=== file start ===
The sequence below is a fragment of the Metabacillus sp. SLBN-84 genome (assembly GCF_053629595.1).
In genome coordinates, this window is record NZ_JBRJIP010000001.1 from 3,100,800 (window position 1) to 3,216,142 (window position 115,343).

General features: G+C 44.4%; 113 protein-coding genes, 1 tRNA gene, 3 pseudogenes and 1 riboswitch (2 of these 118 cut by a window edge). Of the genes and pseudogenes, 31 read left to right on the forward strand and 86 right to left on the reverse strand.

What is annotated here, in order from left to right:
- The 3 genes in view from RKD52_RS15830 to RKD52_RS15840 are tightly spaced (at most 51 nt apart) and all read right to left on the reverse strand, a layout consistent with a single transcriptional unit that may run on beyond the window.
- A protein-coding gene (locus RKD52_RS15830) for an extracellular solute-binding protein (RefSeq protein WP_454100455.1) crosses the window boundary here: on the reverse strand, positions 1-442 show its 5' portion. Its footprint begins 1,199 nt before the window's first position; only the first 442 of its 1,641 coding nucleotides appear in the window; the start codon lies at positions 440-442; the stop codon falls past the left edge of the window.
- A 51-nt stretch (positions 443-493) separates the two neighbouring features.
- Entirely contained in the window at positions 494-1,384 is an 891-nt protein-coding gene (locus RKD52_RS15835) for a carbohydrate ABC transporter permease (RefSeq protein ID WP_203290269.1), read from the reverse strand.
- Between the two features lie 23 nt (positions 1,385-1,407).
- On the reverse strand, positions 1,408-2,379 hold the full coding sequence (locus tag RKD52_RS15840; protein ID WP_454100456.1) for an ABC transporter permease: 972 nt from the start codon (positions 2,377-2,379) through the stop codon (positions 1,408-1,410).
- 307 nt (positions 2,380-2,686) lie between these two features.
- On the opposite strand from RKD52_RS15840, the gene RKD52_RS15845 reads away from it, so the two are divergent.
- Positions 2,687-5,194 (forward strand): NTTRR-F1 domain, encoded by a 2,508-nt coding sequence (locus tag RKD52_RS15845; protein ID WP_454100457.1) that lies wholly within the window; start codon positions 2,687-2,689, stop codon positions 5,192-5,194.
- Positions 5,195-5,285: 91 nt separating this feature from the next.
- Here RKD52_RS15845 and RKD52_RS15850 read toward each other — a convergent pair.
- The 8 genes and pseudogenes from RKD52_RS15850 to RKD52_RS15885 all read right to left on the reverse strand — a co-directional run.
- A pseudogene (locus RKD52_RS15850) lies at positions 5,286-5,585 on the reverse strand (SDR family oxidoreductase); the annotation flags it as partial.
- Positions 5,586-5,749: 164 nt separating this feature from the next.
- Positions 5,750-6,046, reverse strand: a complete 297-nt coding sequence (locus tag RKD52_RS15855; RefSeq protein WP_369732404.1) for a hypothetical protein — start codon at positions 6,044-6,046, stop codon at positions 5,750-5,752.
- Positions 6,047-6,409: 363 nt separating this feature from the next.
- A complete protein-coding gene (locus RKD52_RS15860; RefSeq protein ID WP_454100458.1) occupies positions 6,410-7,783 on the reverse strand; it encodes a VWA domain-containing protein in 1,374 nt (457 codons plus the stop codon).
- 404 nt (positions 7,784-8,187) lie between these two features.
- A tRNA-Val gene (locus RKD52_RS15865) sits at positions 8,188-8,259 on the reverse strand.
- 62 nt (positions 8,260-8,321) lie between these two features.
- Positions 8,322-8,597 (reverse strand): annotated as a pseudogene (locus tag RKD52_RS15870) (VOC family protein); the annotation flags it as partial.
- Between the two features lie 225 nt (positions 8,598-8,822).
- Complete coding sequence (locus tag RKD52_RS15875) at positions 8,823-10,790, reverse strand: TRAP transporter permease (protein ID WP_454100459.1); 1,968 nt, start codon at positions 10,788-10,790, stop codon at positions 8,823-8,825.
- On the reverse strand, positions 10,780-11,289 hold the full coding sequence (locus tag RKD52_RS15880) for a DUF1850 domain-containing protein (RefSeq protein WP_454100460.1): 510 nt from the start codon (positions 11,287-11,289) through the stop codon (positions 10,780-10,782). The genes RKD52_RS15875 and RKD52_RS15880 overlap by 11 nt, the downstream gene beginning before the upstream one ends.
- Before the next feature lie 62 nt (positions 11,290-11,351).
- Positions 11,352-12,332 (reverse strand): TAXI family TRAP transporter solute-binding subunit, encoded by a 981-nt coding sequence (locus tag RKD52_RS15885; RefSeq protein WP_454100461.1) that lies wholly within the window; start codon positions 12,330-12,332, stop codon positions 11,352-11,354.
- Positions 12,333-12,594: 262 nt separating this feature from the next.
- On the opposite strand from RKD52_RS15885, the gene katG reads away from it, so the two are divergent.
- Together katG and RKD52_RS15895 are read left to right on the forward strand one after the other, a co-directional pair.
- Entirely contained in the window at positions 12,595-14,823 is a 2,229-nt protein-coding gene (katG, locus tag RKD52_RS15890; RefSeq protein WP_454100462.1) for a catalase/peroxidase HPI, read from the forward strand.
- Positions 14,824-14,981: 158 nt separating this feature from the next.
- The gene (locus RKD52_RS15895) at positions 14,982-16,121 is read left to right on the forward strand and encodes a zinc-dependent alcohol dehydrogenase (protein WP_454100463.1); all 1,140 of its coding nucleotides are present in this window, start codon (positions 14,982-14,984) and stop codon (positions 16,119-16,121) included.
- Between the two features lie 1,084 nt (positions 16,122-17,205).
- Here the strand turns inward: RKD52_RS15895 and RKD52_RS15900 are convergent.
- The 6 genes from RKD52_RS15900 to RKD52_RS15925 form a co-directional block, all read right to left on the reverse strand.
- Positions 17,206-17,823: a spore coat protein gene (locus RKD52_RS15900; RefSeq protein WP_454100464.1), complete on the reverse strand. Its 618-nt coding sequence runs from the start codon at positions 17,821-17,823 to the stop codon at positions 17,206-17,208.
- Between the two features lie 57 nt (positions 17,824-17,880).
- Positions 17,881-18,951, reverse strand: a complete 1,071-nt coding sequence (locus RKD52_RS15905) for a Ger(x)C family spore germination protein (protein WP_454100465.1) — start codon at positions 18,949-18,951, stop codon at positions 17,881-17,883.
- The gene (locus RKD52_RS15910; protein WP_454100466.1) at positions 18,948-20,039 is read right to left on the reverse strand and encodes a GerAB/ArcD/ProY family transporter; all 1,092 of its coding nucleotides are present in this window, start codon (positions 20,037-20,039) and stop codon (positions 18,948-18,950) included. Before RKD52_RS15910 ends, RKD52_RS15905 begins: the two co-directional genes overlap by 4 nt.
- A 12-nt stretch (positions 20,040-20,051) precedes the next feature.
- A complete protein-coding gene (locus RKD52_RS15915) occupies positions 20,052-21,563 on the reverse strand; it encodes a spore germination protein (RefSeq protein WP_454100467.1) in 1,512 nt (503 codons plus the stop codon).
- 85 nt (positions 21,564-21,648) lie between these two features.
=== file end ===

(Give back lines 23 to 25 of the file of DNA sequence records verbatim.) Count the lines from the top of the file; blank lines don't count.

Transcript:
- A tRNA-Val gene (locus RKD52_RS15865) sits at positions 8,188-8,259 on the reverse strand.
- 62 nt (positions 8,260-8,321) lie between these two features.
- Positions 8,322-8,597 (reverse strand): annotated as a pseudogene (locus tag RKD52_RS15870) (VOC family protein); the annotation flags it as partial.